Also, didn’t Alonso and Button change their tyres after the red flag? Maybe they wouldn’t have passed Vettel at the re-start if they were also on worn supersoft tyres.

    27. I think the headline is a bit terrible.
      Vettel helped himself to victory just fine with a brilliant drive on that old rubber.

      1. I wouldn’t say terrible, as it did help a bit. But Vettel probably would have held on anyway. Agree with you about his drive.

    28. Was a shame about the crash I would loved to have seen Vettel defend his position until the end of the race.

      To last as many laps as he did on the same tyres was amazing, unlucky for Jenson, amazing race!

    29. I’d love to see a rule change where if there is a red flag in the dying moments of the race, the tyres cannot be changed.

      1. This is getting ridiculus…

        The rule is the same for everybody and Alonso and Button also had the advantage of new tires. Besides, if you’re favorite driver had been leading the race in that situation, my guess is you would not be pleading for a rule change now…

    30. General questions : how many tire changes are mandatory in F1 ?

    31. looking around in google, i find this link related to a red flag in F1 :

      it says :
      A red flag indicates that the race, practice session, or qualifying session has been suspended. All marshal stations will signal this. Drivers may not leave the pits. All drivers on the track must proceed cautiously to the red flag line and stop. There they will be reordered in their correct racing order. Sessions may be resumed or abandoned as the race director indicates. Flashing red lights are now used in addition to the flags. If the safety car is deployed, the racing cars should follow it and provisions allow for the safety car to divert the field into the pit-lane and wait there. Other than that, drivers who enter the pits will be given a drive-through.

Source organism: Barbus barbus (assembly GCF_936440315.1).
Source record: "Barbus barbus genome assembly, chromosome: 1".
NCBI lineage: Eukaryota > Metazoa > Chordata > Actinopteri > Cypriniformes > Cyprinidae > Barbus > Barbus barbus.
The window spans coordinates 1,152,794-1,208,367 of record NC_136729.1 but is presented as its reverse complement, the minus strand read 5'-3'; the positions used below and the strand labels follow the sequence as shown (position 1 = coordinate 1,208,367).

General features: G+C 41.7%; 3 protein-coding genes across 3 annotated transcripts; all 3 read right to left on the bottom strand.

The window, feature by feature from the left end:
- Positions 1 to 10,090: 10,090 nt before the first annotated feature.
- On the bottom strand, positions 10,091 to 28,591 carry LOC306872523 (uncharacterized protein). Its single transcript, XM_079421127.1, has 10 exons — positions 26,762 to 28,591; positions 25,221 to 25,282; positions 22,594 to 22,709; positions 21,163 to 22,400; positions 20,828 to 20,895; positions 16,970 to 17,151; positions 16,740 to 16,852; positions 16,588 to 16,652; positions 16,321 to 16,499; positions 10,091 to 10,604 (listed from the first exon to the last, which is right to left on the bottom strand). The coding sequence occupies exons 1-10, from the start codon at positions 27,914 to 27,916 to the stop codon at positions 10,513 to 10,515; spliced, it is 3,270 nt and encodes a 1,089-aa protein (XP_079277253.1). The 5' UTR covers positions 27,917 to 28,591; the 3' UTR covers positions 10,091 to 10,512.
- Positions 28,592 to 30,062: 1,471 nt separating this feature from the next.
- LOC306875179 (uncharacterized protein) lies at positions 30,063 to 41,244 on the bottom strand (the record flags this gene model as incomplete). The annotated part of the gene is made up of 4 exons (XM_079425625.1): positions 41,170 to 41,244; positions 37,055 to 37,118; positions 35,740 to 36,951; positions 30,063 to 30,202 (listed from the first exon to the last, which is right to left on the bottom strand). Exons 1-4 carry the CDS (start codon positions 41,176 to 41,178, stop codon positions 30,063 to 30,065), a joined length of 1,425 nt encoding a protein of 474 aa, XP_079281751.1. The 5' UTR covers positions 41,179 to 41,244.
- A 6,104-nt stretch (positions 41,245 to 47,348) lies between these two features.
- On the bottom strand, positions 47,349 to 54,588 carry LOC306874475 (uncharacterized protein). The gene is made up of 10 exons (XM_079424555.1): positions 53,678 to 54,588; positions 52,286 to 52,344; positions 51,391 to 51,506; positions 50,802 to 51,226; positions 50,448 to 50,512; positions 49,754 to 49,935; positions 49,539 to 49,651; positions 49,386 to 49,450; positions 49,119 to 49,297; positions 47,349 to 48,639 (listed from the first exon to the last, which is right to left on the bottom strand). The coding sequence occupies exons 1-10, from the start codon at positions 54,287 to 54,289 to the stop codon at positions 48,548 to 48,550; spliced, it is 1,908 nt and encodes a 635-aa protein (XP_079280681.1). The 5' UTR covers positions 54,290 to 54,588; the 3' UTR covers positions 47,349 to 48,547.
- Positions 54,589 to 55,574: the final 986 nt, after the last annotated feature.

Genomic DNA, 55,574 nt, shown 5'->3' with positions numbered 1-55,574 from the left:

Observe this last sentence : Drivers who enter the pits will be given a drive-through. Changing tires is equivalent for a pit stop.

      Is very, very clear

    32. In todays’ Monaco race I was rather stunned that the FIA allowed tires to be changed during the Red Flag period 6 laps from race’s finish. It invalidated the whole developed context of the race at the time of the red flag in so far as the front running driver’s tire wear. The strategies teams employed to put their drivers in either vulnerable (Vettel and Alonso) or advantaged positions (Button) to potentially win the race were dismissed. Button had no chance to win after the red flag.

      Time is past due for the FIA dolts to change this aspect of the rules and let the race, its integrity and its whole progression stay intact to the finish.

      1. But if they change the rule it would invalidate other strategy aspects by closing the field together. You can’t have everything covered. Like any safety-car interuption it’s just unfortunate and it will always benefit some more than others. No need to over-react.

    33. I think that the whole end of the race was a total sham and everyone knows It. Did Vettel really have that clean of a drive today? He certainly didn’t make any mistakes, although his engineers really gambled with the 1 stop strategy. The red flagged session handed him the victory and everyone knows it. On really worn out tires he was mince meat and at the mercy of an impending Button and Alonso barrage.